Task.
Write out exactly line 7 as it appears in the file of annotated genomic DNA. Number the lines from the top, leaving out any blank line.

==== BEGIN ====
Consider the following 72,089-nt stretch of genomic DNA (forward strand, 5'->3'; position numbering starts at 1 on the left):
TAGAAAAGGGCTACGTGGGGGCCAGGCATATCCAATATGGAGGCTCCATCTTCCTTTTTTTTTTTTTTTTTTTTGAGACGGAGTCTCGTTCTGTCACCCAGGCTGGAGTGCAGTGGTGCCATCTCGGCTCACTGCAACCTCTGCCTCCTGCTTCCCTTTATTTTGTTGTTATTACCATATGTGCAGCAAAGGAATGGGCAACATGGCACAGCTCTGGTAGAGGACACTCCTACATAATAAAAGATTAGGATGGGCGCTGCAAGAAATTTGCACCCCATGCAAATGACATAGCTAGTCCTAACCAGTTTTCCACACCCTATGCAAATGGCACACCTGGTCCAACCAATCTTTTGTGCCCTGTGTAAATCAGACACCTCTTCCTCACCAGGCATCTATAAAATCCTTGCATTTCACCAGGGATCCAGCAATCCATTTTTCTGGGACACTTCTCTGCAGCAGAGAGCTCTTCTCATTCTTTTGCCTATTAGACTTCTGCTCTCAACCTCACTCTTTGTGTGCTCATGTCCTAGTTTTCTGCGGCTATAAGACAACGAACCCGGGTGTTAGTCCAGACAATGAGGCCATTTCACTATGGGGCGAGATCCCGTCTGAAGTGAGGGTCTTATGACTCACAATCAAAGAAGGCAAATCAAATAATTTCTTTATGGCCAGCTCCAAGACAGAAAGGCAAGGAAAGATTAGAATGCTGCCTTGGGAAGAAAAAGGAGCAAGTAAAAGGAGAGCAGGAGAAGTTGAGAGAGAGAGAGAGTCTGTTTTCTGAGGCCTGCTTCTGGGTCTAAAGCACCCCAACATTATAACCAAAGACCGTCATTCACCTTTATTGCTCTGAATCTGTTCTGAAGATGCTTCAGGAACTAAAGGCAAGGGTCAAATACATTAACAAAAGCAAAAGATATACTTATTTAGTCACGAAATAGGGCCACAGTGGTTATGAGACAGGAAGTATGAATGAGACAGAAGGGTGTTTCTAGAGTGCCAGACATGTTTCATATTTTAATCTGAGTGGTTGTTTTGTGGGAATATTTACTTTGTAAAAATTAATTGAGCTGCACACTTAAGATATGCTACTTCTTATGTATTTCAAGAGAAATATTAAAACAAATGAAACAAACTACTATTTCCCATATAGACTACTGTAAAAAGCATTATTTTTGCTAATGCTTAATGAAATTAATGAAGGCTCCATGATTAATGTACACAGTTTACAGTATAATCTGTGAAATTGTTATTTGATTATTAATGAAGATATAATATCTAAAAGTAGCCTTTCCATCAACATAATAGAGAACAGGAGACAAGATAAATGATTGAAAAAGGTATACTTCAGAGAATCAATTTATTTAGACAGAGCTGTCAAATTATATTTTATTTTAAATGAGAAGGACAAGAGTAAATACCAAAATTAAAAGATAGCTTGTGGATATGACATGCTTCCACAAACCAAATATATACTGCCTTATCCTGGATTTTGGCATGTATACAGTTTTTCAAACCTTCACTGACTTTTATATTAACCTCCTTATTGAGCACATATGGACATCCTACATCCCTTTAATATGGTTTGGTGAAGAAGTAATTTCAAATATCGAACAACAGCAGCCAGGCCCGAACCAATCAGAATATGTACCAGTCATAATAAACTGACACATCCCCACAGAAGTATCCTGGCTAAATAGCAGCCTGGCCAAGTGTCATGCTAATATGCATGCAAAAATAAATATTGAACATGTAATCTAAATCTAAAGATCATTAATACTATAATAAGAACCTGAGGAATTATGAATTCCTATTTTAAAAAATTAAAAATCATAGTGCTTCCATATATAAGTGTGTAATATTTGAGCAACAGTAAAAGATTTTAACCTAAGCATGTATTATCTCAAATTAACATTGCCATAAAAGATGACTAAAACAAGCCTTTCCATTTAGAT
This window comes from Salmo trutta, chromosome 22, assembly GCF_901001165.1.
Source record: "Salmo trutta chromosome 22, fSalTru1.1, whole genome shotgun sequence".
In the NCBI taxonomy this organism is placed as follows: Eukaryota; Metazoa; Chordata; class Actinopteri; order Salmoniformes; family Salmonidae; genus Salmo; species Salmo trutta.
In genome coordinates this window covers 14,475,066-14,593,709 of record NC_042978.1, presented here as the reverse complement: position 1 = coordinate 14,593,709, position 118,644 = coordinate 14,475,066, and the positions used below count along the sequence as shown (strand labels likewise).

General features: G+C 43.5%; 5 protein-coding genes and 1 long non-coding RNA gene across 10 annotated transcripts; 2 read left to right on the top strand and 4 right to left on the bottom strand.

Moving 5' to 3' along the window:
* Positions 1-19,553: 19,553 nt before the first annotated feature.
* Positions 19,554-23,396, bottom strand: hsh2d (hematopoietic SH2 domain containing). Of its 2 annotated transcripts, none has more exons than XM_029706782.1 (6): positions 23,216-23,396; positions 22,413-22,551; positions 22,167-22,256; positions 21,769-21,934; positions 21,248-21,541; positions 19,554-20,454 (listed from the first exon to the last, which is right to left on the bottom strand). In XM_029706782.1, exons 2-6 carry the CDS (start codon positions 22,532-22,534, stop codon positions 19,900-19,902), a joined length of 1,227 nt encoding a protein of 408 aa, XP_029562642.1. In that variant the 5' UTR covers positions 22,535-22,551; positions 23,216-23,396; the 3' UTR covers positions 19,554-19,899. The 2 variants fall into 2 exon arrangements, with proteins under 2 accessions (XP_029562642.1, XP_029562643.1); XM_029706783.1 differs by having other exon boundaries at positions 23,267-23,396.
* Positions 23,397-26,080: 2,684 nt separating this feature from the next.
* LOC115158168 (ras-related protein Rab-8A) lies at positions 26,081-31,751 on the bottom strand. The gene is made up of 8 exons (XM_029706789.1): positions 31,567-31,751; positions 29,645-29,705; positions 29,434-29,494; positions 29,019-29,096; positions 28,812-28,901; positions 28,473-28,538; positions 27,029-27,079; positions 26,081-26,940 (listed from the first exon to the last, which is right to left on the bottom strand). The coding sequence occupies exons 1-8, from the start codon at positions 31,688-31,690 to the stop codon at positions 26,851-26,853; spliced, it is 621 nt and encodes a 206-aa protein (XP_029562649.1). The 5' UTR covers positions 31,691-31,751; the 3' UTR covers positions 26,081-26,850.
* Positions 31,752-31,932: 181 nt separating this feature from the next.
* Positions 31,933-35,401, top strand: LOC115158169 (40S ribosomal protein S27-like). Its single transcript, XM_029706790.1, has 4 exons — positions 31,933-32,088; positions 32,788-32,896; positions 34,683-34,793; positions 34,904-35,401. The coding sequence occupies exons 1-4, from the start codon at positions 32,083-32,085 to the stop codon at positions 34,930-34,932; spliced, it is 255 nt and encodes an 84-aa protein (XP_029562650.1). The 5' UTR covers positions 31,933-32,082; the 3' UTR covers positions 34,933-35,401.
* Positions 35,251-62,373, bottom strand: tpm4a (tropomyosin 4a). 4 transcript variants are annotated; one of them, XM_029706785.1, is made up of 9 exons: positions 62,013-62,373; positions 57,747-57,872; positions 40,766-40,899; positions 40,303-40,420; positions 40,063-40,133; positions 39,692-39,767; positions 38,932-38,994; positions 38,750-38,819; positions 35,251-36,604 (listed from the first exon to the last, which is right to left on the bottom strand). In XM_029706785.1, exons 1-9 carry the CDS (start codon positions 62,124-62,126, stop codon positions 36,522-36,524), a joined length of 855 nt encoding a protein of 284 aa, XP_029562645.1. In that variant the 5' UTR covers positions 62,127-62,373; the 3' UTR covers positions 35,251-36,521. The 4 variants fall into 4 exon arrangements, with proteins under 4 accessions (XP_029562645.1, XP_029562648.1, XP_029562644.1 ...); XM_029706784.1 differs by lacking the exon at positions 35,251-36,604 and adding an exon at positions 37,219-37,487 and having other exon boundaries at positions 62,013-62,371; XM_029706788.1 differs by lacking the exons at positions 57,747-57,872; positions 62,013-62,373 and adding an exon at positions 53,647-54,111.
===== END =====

General features: G+C 43.5%; 5 protein-coding genes and 1 long non-coding RNA gene across 10 annotated transcripts; 2 read left to right on the top strand and 4 right to left on the bottom strand.